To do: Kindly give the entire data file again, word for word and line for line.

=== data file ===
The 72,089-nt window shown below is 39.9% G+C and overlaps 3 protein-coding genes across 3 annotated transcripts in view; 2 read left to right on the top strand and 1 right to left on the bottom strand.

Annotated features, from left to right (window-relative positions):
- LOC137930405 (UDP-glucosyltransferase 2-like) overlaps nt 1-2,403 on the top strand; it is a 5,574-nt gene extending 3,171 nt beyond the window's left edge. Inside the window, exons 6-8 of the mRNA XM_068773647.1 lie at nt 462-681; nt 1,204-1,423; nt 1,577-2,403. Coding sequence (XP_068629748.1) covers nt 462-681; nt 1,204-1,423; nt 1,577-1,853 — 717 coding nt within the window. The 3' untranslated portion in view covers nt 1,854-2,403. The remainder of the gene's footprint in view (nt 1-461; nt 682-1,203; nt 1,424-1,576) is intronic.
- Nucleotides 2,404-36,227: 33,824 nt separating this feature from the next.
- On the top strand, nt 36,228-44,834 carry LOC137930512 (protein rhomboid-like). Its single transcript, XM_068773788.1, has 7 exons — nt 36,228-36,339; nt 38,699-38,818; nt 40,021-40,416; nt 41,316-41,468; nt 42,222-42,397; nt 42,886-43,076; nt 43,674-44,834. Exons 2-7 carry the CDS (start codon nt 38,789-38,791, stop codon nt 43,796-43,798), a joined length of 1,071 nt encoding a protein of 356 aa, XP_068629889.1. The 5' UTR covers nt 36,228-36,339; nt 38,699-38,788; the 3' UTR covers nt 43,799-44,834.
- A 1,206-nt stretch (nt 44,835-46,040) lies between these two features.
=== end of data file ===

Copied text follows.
The 72,089-nt window shown below is 39.9% G+C and overlaps 3 protein-coding genes across 3 annotated transcripts in view; 2 read left to right on the top strand and 1 right to left on the bottom strand.

Annotated features, from left to right (window-relative positions):
- LOC137930405 (UDP-glucosyltransferase 2-like) overlaps nt 1-2,403 on the top strand; it is a 5,574-nt gene extending 3,171 nt beyond the window's left edge. Inside the window, exons 6-8 of the mRNA XM_068773647.1 lie at nt 462-681; nt 1,204-1,423; nt 1,577-2,403. Coding sequence (XP_068629748.1) covers nt 462-681; nt 1,204-1,423; nt 1,577-1,853 — 717 coding nt within the window. The 3' untranslated portion in view covers nt 1,854-2,403. The remainder of the gene's footprint in view (nt 1-461; nt 682-1,203; nt 1,424-1,576) is intronic.
- Nucleotides 2,404-36,227: 33,824 nt separating this feature from the next.
- On the top strand, nt 36,228-44,834 carry LOC137930512 (protein rhomboid-like). Its single transcript, XM_068773788.1, has 7 exons — nt 36,228-36,339; nt 38,699-38,818; nt 40,021-40,416; nt 41,316-41,468; nt 42,222-42,397; nt 42,886-43,076; nt 43,674-44,834. Exons 2-7 carry the CDS (start codon nt 38,789-38,791, stop codon nt 43,796-43,798), a joined length of 1,071 nt encoding a protein of 356 aa, XP_068629889.1. The 5' UTR covers nt 36,228-36,339; nt 38,699-38,788; the 3' UTR covers nt 43,799-44,834.
- A 1,206-nt stretch (nt 44,835-46,040) lies between these two features.